What does the transition to SNOMED CT mean for big data in healthcare?

The NHS phased transition to SNOMED CT began earlier this month, marking the beginning of a new coding regime, which will facilitate the seamless exchange of coded documents. A standardised vocabulary of clinical terminology intended to be used in Electronic Patient Records (EPR), SNOMED CT contains in excess of 300,000 medical terms that can then be easily recognised across different hospitals, practices, and even countries.

According to the official SNOMED website it is, “the most comprehensive, multilingual healthcare terminology in the world [and] is already used in more than fifty countries… SNOMED CT can be used to represent clinically relevant information consistently, reliably and comprehensively as an integral part of producing electronic health information.”

In practical terms, the rollout of SNOMED – or Systematised Nomenclature of Medicine – Clinical Terms – will help NHS practices and hospitals to capture patient records with greater depth and accuracy. The replacement of three existing medical vocabularies with a single coding system will also reduce any possible confusions that may occur and thus improve patient care, particularly when transferring patients.

SNOMED CT also presents an opportunity to analyse big data in healthcare, with the standardisation of coding making it easier to identify trends and draw conclusions at both local and national levels.

However, what are the challenges that lie ahead during the implementation?

SNOMED CT – Opportunities and issues

As clinical coding becomes standardised across the NHS, there is a clear opportunity for medical professionals at all levels to reduce errors and create richer electronic patient records. But in order to do so, it is vital to use complimentary medical coding products that will make it possible to get the best out of the new system for coding in healthcare.

A Guardian article about the work of a clinical coder reveals a potential seam for problems, even with new coding: “This time, poor handwriting and conflicting accounts by clinicians make it difficult to determine whether my patient has a malfunctioning tracheostomy or if it’s her artificial voice box playing up.”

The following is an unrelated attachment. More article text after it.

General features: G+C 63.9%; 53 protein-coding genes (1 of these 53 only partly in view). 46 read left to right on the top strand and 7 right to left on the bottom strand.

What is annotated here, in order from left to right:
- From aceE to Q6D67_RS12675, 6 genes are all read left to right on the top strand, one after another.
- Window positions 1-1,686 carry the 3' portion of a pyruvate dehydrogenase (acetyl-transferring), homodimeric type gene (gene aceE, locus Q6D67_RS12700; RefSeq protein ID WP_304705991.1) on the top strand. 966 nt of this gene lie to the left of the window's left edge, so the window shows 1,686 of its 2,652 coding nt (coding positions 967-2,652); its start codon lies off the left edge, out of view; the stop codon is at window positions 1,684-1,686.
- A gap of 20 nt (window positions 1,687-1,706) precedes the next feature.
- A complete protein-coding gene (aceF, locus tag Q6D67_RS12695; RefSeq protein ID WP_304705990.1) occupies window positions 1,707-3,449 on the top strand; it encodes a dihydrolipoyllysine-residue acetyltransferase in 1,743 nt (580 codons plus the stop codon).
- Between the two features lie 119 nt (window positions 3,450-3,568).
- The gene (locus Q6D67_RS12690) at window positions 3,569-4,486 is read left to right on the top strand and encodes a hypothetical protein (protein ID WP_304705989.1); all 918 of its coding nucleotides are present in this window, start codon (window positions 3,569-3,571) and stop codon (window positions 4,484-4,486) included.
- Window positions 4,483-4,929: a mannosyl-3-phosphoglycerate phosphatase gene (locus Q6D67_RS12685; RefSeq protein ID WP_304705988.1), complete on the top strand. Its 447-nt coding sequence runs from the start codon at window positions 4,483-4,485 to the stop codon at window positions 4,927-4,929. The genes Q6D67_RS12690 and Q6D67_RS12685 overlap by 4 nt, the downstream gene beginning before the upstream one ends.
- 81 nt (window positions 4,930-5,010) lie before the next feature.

While errors of this sort can be reduced by the digitisation of patient records, how those records are created in digital form is important. For example, if practice GPs dictate these notes to be typed up by secretaries, errors can still occur, with terms being misheard or otherwise recorded erroneously. Medical professionals typing up patient notes themselves meanwhile can also produce errors, as well as taking additional time that could be spent treating patients.

Digital dictation – The key to accurate clinical coding

Medical transcription software such as Dragon Medical provides a solution to the problem of inaccurate coding, as well as saving time and resources. Direct voice-to-text dictation with accuracy levels of 99%+ ensures that what is said is what is recorded. As Dragon Medical solutions can be setup to record direct to the EPR, substantial amounts of time can be saved, whether in non-medical staff hours spent typing or time spent by GPs typing the patient notes themselves.

Dragon Medical solutions can work in tandem with SNOMED CT to revolutionise clinical coding and the EPR. While SNOMED provides the common language with which to describe and categorise patients sessions, Dragon Medical solutions provide the direct intuitive interface and accuracy to enable medical professionals to create rich and detailed narratives.

In short, use of medical transcription software can help improve the integrity and depth of clinical coding and patient notes, by providing clinicians with the means to transform their own voice into accurate digital notes.

Find out more about Nuance’s solutions for medical voice transcription enabling better clinical coding.

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About Sarah Fisher

Sarah Fisher is regional marketing manager at Nuance healthcare division covering UK, Ireland and APAC. Sarah has 25 years in marketing and sales at companies including Xerox, Siemens and Cisco. A spell at Novartis leading a team to deliver ‘more-than-medicines’ solutions in UK healthcare combined her degree and a first job in Pharmacology research with a passion for the potential of healthcare IT to overcome the many challenges faced by all healthcare systems. In her spare time Sarah leaps fences and tackles tricky trails pursuing her hobbies of horse trials and mountain biking.